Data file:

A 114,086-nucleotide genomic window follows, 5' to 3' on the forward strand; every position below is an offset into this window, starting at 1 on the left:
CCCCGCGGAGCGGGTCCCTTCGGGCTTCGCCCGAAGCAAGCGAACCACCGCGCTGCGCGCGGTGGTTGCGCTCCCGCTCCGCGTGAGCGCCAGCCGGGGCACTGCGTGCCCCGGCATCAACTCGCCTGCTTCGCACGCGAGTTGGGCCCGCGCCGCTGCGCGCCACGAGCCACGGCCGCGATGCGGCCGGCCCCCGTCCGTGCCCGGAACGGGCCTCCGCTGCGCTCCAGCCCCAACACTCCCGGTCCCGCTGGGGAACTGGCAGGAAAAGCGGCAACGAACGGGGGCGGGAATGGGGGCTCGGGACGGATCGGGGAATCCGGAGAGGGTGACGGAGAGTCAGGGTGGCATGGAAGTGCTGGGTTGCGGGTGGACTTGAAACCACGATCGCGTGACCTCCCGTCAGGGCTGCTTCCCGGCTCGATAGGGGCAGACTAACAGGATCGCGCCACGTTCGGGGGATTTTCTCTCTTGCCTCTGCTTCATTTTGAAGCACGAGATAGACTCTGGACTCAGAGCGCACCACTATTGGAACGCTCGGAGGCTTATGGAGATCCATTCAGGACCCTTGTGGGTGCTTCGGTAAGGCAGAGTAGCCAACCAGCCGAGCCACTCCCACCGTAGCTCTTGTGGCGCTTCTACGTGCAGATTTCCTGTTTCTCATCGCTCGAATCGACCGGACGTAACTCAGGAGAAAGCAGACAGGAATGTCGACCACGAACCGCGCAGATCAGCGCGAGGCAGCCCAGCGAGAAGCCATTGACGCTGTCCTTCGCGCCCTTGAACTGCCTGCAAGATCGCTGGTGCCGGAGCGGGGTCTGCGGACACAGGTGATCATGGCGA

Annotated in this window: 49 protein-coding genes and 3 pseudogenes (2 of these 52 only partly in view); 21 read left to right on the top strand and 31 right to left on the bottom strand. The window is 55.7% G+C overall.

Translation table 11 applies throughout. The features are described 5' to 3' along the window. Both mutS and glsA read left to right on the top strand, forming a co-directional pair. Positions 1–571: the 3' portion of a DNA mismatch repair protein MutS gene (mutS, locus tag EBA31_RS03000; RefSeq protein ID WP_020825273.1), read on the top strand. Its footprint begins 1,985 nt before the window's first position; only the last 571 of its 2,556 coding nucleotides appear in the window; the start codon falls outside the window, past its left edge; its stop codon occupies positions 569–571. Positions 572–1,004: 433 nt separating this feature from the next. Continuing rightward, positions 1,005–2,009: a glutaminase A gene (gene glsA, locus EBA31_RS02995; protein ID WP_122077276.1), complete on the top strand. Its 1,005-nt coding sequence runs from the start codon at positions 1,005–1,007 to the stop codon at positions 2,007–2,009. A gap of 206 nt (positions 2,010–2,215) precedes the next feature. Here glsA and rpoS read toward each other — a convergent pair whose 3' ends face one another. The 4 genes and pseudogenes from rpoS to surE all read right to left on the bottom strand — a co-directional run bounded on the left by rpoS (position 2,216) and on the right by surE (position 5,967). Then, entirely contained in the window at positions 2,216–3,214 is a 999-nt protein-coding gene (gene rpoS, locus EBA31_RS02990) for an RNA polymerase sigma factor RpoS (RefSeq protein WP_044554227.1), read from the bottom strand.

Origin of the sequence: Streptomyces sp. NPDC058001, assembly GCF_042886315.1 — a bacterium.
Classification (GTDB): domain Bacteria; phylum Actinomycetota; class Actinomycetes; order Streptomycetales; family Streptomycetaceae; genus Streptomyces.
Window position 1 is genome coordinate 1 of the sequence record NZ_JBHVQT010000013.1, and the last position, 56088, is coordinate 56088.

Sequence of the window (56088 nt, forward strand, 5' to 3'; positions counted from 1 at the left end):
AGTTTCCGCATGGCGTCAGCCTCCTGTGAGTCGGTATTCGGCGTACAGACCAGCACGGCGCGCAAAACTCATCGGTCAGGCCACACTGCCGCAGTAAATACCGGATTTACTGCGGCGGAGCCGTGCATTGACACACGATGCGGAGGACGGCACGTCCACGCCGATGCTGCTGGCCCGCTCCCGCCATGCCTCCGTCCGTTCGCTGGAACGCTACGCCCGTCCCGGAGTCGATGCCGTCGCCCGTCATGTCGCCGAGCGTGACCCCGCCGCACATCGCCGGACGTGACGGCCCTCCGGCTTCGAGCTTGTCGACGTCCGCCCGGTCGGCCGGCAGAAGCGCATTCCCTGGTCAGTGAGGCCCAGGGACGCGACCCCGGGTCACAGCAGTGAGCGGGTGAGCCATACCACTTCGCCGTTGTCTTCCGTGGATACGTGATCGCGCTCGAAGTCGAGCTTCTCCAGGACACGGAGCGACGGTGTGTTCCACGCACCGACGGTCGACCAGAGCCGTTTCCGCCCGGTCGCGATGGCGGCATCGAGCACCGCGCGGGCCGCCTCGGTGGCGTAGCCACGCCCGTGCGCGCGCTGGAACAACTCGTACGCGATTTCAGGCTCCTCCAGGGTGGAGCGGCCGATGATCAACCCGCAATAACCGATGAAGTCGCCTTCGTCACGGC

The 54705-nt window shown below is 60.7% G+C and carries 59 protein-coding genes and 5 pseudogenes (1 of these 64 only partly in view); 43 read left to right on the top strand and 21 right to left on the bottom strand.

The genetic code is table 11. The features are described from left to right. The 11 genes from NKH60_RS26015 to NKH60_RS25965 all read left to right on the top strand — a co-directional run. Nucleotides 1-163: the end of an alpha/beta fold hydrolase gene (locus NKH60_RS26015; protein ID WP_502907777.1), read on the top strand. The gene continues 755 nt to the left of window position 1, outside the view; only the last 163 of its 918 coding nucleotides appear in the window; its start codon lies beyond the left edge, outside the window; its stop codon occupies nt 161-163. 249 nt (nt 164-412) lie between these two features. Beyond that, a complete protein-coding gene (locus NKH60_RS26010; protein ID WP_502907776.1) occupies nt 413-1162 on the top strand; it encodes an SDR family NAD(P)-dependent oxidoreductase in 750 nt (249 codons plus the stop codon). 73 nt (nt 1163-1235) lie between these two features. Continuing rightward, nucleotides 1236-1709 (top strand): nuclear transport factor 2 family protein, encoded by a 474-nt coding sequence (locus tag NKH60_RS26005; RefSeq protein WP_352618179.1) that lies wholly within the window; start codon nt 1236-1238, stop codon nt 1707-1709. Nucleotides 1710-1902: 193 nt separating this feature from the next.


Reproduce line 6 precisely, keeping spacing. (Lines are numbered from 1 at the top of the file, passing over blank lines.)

Classification (GTDB): domain Bacteria; phylum Actinomycetota; class Actinomycetes; order Streptomycetales; family Streptomycetaceae; genus Streptomyces.